The measures come as Washington increasingly punishes the military both for the February 2021 coup that ousted Aung San Suu Kyi and violence against the Muslim Rohingya minority.
The United States has announced new sanctions against the Myanmar military for "atrocities" against civilians following last year's coup.
"Brutality and oppression have become trademarks of the Burmese military regime's rule," Under Secretary of the Treasury for Terrorism and Financial Intelligence Brian Nelson said on Friday.
"Treasury is committed to holding accountable those who are responsible for the ongoing violence and repression."
The new measures came days after Washington said it has concluded that Myanmar's military committed genocide against the mostly Muslim Rohingya minority.
The sanctions target two military commanders, an infantry division as well as three businessmen and four businesses.
Britain sanctioned Commander-in-Chief of the Myanmar Air Force Htun Aung and a company that supports the air force, along with Belarusian Honorary Consul Aung Moe Myint and his company.
They also joined Washington in sanctioning a businessman and his company that the countries said trafficked arms.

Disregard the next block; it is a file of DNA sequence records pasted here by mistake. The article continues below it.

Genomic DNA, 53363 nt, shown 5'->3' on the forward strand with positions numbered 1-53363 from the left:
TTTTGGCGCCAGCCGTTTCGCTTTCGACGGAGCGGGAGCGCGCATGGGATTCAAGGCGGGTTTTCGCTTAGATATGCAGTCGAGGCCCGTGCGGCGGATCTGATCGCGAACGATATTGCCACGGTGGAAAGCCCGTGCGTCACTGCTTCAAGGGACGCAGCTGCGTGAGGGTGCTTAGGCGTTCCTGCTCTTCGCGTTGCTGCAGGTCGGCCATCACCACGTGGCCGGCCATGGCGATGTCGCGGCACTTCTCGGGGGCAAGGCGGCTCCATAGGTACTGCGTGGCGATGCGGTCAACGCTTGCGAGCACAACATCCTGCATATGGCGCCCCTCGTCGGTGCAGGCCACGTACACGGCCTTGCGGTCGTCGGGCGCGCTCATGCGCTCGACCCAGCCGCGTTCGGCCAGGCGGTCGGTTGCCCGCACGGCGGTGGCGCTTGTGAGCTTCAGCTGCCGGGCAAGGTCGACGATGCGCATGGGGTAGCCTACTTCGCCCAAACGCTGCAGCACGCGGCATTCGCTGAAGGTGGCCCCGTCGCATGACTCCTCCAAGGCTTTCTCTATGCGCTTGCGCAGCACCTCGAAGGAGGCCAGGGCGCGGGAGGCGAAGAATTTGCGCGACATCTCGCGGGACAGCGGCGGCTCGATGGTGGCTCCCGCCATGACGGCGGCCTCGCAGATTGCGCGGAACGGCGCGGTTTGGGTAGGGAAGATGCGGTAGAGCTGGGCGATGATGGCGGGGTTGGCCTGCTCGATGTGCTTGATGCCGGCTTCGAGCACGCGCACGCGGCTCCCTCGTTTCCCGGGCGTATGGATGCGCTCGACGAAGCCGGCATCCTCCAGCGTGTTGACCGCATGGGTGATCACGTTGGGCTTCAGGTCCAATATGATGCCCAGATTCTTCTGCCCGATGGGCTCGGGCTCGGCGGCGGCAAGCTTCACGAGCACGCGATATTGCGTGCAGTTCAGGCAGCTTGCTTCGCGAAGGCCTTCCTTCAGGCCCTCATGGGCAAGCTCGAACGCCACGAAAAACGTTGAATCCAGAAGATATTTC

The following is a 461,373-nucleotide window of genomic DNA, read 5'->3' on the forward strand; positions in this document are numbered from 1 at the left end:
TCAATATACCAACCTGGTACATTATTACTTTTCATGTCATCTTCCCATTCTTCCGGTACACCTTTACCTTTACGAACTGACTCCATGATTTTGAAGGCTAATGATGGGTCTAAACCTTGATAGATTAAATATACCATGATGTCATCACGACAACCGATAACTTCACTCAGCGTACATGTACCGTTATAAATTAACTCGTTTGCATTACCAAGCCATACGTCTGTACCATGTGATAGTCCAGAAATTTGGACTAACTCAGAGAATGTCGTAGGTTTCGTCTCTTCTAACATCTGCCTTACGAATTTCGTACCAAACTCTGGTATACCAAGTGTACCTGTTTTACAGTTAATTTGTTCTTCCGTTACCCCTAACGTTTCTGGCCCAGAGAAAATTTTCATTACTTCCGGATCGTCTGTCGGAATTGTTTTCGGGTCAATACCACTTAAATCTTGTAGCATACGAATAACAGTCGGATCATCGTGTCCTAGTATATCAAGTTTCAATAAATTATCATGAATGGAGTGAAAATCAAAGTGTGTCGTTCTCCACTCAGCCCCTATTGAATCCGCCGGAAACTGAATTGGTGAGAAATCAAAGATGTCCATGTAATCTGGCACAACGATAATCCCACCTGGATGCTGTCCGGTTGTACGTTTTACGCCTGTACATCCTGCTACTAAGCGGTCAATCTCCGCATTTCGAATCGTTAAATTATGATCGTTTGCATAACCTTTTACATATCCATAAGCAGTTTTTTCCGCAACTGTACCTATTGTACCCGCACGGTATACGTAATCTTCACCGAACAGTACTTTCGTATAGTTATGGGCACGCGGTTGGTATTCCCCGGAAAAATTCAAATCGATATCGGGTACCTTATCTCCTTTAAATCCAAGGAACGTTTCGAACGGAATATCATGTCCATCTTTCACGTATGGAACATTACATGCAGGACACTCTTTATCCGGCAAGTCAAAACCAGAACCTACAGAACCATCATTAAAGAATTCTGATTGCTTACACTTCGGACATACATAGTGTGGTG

The measures come as Washington increasingly punishes the military both for the February 2021 coup that ousted Aung San Suu Kyi and the violence in 2016 and 2017 against the Rohingya.
The new sanctions apply to Brigadier-General Ko Ko Oo, and Major-General Zaw Hein as well as the 66th Light Infantry Division.
The latter has been accused of carrying out a December 2021 massacre in which civilians "were captured, tortured and killed."
Three individuals and two companies were also sanctioned for providing arms to the military, while two firms were targeted for assisting other businesses that had been sanctioned previously.
The Treasury Department also said it has added to its sanctions list six people found guilty of setting up a Boko Haram cell in the United Arab Emirates to raise funds for insurgents in Nigeria.